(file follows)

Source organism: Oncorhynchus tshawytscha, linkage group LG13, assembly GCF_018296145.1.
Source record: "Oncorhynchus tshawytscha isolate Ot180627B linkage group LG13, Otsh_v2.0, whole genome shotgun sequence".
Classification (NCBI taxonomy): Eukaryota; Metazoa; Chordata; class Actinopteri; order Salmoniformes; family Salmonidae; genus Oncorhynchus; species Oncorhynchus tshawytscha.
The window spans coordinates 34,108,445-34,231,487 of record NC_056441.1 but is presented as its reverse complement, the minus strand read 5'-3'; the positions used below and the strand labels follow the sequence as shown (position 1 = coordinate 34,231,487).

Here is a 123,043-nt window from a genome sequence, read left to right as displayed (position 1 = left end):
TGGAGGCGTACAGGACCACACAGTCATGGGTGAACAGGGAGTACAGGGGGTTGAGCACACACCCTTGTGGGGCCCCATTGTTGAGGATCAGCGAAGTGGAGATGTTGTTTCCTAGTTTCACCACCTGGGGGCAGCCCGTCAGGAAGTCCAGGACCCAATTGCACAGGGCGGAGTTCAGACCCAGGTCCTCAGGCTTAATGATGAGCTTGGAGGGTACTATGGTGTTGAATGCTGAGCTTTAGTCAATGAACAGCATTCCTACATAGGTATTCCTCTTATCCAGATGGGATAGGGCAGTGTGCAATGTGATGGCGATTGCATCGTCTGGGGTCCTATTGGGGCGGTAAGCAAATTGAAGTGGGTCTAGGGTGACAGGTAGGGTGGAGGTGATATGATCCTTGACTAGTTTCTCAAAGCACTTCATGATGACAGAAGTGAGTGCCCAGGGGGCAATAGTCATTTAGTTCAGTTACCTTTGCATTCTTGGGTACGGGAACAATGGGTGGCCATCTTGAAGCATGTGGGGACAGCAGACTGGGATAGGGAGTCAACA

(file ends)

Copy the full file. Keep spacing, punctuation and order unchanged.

Source organism: Oncorhynchus tshawytscha, linkage group LG13, assembly GCF_018296145.1.
Source record: "Oncorhynchus tshawytscha isolate Ot180627B linkage group LG13, Otsh_v2.0, whole genome shotgun sequence".
Classification (NCBI taxonomy): Eukaryota; Metazoa; Chordata; class Actinopteri; order Salmoniformes; family Salmonidae; genus Oncorhynchus; species Oncorhynchus tshawytscha.
The window spans coordinates 34,108,445-34,231,487 of record NC_056441.1 but is presented as its reverse complement, the minus strand read 5'-3'; the positions used below and the strand labels follow the sequence as shown (position 1 = coordinate 34,231,487).

Here is a 123,043-nt window from a genome sequence, read left to right as displayed (position 1 = left end):
TGGAGGCGTACAGGACCACACAGTCATGGGTGAACAGGGAGTACAGGGGGTTGAGCACACACCCTTGTGGGGCCCCATTGTTGAGGATCAGCGAAGTGGAGATGTTGTTTCCTAGTTTCACCACCTGGGGGCAGCCCGTCAGGAAGTCCAGGACCCAATTGCACAGGGCGGAGTTCAGACCCAGGTCCTCAGGCTTAATGATGAGCTTGGAGGGTACTATGGTGTTGAATGCTGAGCTTTAGTCAATGAACAGCATTCCTACATAGGTATTCCTCTTATCCAGATGGGATAGGGCAGTGTGCAATGTGATGGCGATTGCATCGTCTGGGGTCCTATTGGGGCGGTAAGCAAATTGAAGTGGGTCTAGGGTGACAGGTAGGGTGGAGGTGATATGATCCTTGACTAGTTTCTCAAAGCACTTCATGATGACAGAAGTGAGTGCCCAGGGGGCAATAGTCATTTAGTTCAGTTACCTTTGCATTCTTGGGTACGGGAACAATGGGTGGCCATCTTGAAGCATGTGGGGACAGCAGACTGGGATAGGGAGTCAACA